PS: For the record, Catholicism excludes non-Catholics from communion because they believe the sacrament properly reflects the “communion” of the main participants in the church service itself, to wit, Catholics.  It’s not a question of hospitality or inhospitality, “ecumenism,” “liberalism” or “conservatism,” “niceness” or “meanness.”  Catholics consider themselves the Body of Christ “mystically,” and communion as I said, also, though in a different way.  And non-Catholics, in varying degrees of “communion” or out of communion with them, especially with the Pope of Rome at their head.  This is all Catholic theology, not church politics per se.  They take the same attitude towards us Orthodox — as we do them and all non-Orthodox — although Rome permits us in extremis, as well as permitting their own people to receive our Mysteries in extremis, though they did that unilaterally.

PPS: Then again, given that LeBlanc was formerly a Liberal MP and Senator, and/or that Maritime Tories — even Catholics? — are likely to be Red Tories vs. Harper’s Blues (aka “American [GOP] Republicans”), maybe it WAS a conspiracy against Harper!!!  😉  (Just kidding; I know nothing.)

PPPS: Communion-in-the-hand is not an option in Orthodoxy, for the simple reason that Communion is served thusly: The priest has previously sunk a large piece of the Bread into the chalice and poured the Wine and water over it, filling the chalice.  As each communicant approaches, they tip their head back (or their baby’s head!) and open their mouth.  Father takes a long-handled spoon with a tiny bowl at the end, obtains a tiny piece of this mixed Bread and Wine, and tips the spoon’s contents into the person’s mouth.  So if Harper was at LeBlanc predecessor Ray Hnatyshyn‘s funeral in ’02 … well, it wouldn’t have been an issue, because Orthodox funerals don’t include Communion!  I’ve seen Orthodox priests serve communicants in wheelchairs by approaching them, but most of the time we line-up for Communion, so you can’t get in line by accident, so it’s no problem either. 

So … Go Orthodox, sir!

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Cuomo for Supreme Court?

With Justice David Souter retiring, we could use a real “liberal” in his place.  Former New York Governor Mario Cuomo may be one of the greatest unsung legal and moral-philosophical minds alive in America — and God Himself knows we could use more morality on that High Court these days, nevermind law-abiding!

As if somebody knew something was coming, we have this piece on Cuomo’s visit to the Court last month.  I actually didn’t know Clinton almost nominated him in ’93, maybe because I was otherwise occupied.  But it seems Gov. Cuomo still considers a need for him in other fora:

“You have 100 cases a year at the Court, and five or six of them are really significant, maybe.”  When the Clinton offer came, Cuomo says, the deciding factor in saying no was the prospect of “never being able to speak out again” on issues like the death penalty or poverty.  “Even now, nobody is talking about poor people,” Cuomo laments.  After serving as New York governor for three terms, he said that virtual vow of silence seemed impossible.*  He’s been happy doing other things that help people in recent years, Cuomo says.  “One does what one can.”  He counts his mediation in the asbestos case as one of his endeavors that has benefited those who need help.  Through the mediation, a new $500 million fund was created to compensate thousands more victims of asbestos-related disease who could not have received anything from the depleted Johns-Manville fund.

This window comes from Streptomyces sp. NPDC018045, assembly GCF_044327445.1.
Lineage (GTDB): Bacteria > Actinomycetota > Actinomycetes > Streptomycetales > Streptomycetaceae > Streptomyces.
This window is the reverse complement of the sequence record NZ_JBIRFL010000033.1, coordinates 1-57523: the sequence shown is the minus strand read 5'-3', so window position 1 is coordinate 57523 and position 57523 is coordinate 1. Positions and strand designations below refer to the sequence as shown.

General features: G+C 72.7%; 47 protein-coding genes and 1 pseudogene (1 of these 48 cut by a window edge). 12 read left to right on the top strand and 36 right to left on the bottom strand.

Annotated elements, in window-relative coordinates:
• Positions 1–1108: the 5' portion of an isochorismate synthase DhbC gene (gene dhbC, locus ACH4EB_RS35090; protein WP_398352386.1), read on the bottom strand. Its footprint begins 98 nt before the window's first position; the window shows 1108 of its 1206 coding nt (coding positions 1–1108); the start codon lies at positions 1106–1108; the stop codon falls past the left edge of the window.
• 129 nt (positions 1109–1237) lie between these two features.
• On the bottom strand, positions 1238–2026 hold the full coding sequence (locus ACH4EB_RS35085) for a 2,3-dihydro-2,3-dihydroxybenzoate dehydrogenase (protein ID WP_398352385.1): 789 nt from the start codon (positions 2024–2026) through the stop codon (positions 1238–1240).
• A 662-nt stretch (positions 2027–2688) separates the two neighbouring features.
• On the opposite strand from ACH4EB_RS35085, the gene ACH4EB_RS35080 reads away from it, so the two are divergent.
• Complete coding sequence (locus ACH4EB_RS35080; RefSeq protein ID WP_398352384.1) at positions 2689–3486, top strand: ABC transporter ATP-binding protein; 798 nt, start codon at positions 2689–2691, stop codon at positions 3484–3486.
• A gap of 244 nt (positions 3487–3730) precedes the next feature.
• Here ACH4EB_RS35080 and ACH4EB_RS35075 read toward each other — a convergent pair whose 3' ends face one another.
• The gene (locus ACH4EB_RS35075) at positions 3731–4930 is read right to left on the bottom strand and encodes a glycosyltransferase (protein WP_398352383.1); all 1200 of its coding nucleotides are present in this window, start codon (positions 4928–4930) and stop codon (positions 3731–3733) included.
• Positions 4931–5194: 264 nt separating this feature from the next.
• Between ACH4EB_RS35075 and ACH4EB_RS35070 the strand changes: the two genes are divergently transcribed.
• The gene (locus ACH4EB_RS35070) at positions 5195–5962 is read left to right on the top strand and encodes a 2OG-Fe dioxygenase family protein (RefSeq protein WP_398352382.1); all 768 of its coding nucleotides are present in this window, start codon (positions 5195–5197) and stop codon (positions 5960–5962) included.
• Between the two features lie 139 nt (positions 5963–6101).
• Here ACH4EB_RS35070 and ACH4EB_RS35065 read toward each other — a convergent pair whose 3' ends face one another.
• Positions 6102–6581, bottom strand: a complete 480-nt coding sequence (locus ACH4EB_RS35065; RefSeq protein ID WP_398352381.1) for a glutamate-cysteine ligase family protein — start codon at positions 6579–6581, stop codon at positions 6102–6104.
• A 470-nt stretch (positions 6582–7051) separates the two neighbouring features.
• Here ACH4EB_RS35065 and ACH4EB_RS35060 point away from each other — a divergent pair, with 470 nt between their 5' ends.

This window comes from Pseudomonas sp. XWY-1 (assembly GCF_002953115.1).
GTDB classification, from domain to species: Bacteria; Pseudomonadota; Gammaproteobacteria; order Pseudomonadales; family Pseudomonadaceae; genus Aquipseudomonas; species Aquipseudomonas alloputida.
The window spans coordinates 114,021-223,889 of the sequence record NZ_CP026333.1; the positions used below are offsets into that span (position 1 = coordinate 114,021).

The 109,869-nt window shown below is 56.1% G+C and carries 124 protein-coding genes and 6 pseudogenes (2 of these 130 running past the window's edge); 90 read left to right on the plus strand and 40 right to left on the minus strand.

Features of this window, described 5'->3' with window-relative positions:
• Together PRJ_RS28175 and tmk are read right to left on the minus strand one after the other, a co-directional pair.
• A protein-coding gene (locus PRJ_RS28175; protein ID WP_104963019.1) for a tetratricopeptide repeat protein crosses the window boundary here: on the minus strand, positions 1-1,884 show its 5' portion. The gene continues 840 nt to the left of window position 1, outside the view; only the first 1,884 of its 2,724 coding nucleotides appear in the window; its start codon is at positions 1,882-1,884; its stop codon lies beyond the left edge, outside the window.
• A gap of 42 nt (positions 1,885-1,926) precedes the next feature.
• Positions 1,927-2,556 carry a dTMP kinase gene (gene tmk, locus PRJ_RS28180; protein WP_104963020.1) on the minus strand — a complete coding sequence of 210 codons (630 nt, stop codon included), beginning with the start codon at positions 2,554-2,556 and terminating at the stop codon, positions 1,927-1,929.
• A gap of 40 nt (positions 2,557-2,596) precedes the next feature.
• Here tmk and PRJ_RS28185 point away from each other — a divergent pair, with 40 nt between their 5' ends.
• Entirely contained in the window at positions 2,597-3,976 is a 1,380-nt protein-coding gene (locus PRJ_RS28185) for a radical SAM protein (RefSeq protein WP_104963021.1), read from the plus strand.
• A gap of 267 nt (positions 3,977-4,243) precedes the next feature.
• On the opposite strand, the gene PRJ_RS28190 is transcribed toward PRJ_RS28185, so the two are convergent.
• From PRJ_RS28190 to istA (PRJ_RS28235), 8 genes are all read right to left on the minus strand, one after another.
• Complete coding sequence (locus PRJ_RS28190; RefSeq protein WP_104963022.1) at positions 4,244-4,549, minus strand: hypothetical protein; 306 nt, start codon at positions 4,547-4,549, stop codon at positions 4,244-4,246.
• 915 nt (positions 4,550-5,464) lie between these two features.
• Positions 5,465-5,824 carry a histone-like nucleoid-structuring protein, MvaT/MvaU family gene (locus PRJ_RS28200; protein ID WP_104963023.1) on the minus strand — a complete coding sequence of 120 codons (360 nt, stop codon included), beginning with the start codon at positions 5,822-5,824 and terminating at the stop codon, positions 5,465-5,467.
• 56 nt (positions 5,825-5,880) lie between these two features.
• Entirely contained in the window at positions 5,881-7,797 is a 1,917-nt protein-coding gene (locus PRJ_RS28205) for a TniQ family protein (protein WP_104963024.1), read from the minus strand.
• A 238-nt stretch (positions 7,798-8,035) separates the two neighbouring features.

Talking about giving up the Court to help people puts me in mind of the line about the college professor: “He’s a doctor, but not the kind that helps people”!!  At 76 though, Cuomo is a few years older than Souter, and we may need rather to pull a Clarence Thomas and nominate a 30-something radical prophet who’ll stand up for law and justice and democracy for the next two generations on the Court.  Damned shame.  If it wasn’t for anti-Italian/anti-Catholic bigotry, he would’ve been President as early as ’88 instead of George I … or certainly ’92, when America could’ve done a whole lot better than William Jefferson Clinton.

I just saw a quote of Mario’s I’d never heard before, but which speaks of my own marveling at how decent, respectable, thoughtful moderate Republican politicians of the ’70s and ’80s have become monsters since:

There are few things more amusing in the world of politics than watching moderate Republicans charging to the right in pursuit of greater glory.

God grant you Many Years, Governor — Ad Multos Annos!

(*–Tell Scalia, Governor!!)

Anti-abortion, but Pro-Obama at Notre Dame

As per tradition, the University of Notre Dame has slated America’s President (of the Federal Executive Branch, anyway…) to speak at graduation.  Right-wingers, conservative/Republican Catholics, and some self-appointed anti-abortion spokespeople are piling-on this great school and American tradition, and even trying to get the local Catholic bishop to apply the (thumb)screws.

The U. is clear they don’t agree with Obama on everything … as I’m sure they haven’t agreed with ANY speaker on EVERYTHING.  Sign a semi-official online petition in support of the school, academic freedom, and civil dialogue.

As a great(?) man once said, I ain’t never heard of anything so dangerous it couldn’t be talked about!